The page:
New Mexico is preparing to make what advocates describe as an unprecedented investment in serving people with developmental disabilities – thousands of whom wait years to receive services., The Albuquerque Journal reports.
A spending package backed by Gov. Michelle Lujan Grisham and a key legislative panel calls for ramping up state funding to remove about 300 people from the waiting list, to establish a program that helps people who remain on the waiting list and to boost reimbursement rates for front-line care providers.
The increases are part of a broader $318 million general-fund budget recommendation – an 8% increase over this year – for the Department of Health.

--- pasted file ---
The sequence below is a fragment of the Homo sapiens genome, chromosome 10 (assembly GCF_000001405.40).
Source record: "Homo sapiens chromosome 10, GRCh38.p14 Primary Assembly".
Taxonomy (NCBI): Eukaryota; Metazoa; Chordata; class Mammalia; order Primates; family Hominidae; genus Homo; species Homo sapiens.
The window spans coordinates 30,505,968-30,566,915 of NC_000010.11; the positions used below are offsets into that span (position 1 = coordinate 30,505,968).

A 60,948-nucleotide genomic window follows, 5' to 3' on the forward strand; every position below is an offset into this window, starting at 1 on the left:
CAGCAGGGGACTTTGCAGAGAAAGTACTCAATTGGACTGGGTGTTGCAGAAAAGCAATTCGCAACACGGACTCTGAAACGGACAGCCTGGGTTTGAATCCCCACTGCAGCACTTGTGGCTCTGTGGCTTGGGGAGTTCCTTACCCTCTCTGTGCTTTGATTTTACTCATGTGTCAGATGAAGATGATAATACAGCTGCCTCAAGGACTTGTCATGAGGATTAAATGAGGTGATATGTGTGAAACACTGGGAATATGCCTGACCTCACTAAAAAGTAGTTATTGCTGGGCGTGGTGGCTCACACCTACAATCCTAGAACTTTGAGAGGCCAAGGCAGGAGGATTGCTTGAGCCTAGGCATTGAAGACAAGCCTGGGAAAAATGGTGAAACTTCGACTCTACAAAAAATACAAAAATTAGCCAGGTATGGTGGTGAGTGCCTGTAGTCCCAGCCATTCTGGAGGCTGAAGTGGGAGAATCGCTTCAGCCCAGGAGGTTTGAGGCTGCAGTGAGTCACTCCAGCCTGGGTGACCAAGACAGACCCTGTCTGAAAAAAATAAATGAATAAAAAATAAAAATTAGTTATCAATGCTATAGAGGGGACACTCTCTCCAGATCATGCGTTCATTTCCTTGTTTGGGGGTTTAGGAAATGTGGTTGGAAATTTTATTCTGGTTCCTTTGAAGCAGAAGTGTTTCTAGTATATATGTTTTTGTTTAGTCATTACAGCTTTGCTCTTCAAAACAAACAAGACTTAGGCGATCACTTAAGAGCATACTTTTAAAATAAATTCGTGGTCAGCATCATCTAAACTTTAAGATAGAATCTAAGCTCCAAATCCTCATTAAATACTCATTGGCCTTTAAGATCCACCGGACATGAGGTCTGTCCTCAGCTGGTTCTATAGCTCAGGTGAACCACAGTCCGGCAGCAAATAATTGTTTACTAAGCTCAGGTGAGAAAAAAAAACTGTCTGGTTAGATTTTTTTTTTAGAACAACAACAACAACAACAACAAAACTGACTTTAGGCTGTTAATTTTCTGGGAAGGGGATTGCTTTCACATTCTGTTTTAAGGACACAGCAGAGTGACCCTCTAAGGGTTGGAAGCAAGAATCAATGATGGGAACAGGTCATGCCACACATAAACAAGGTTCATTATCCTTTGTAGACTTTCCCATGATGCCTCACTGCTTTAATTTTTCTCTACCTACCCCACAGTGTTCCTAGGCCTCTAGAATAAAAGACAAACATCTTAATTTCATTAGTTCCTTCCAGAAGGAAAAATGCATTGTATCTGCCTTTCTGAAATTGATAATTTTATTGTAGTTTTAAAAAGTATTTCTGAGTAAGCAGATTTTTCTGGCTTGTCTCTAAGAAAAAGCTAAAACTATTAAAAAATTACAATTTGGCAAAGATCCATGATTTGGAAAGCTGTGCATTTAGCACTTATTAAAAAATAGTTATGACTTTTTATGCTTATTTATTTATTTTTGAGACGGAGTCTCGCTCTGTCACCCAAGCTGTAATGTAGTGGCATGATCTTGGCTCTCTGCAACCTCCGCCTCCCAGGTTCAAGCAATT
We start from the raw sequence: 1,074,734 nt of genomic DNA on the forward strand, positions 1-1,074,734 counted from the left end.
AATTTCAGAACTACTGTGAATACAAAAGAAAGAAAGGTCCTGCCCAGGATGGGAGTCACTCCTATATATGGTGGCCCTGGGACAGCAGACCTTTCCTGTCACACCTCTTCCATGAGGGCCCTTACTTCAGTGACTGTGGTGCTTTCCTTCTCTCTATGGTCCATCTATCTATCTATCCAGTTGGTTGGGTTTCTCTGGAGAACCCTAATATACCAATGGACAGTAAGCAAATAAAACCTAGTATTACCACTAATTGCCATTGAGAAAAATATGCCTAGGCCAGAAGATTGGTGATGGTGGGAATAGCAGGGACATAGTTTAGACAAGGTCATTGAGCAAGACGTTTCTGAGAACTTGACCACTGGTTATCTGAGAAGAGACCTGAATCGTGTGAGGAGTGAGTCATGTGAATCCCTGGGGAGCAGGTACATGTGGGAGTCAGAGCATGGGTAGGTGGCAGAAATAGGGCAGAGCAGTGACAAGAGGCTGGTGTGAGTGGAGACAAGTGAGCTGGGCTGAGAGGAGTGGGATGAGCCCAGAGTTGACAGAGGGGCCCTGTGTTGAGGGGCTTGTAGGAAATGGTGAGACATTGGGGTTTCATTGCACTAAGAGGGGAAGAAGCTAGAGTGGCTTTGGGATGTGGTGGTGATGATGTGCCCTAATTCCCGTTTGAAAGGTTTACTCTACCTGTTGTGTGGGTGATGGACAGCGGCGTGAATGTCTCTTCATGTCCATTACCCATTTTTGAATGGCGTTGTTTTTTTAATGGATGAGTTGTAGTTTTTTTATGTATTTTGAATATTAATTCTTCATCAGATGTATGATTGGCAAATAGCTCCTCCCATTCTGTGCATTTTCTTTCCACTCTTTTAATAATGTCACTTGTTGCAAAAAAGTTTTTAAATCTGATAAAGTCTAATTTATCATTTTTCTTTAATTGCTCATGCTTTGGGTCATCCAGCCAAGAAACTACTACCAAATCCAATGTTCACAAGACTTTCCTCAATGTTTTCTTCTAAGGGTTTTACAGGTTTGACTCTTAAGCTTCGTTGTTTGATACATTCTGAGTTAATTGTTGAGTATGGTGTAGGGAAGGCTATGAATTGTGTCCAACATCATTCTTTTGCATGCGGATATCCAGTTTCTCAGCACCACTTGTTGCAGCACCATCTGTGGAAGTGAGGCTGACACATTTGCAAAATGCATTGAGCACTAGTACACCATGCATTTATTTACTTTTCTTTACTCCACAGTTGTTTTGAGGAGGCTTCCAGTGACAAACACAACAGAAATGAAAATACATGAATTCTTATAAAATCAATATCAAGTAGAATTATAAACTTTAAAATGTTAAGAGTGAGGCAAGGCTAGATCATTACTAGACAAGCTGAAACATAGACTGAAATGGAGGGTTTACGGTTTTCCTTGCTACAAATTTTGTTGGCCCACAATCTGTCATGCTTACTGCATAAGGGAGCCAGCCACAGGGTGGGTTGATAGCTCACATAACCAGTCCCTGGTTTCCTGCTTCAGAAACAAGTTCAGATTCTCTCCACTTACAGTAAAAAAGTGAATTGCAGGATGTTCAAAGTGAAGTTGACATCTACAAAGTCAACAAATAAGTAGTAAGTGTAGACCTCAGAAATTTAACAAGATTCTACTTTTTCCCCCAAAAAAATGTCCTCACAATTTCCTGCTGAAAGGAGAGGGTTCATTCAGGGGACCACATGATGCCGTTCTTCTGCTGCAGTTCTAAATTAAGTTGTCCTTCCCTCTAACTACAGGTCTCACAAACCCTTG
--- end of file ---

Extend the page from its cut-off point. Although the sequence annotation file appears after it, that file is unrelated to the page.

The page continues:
“It’s unprecedented,” said James Jackson, a public policy associate for the advocacy group Disability Rights New Mexico. “This is far and away the largest requested funding increase for developmental disabilities that’s ever been made.” The new funding is aimed at helping launch an overhaul of the state-run program that helps people with developmental disabilities and addressing the decade long wait thousands of New Mexico families endure as they seek services.
About 5,000 people are on the Developmental Disability Waiver waiting list – a figure that grew about 43% over a recent five-year period.
Roughly half of those waiting are children, meaning they can receive some services at school, but many are adults waiting to receive funding for services they qualify for.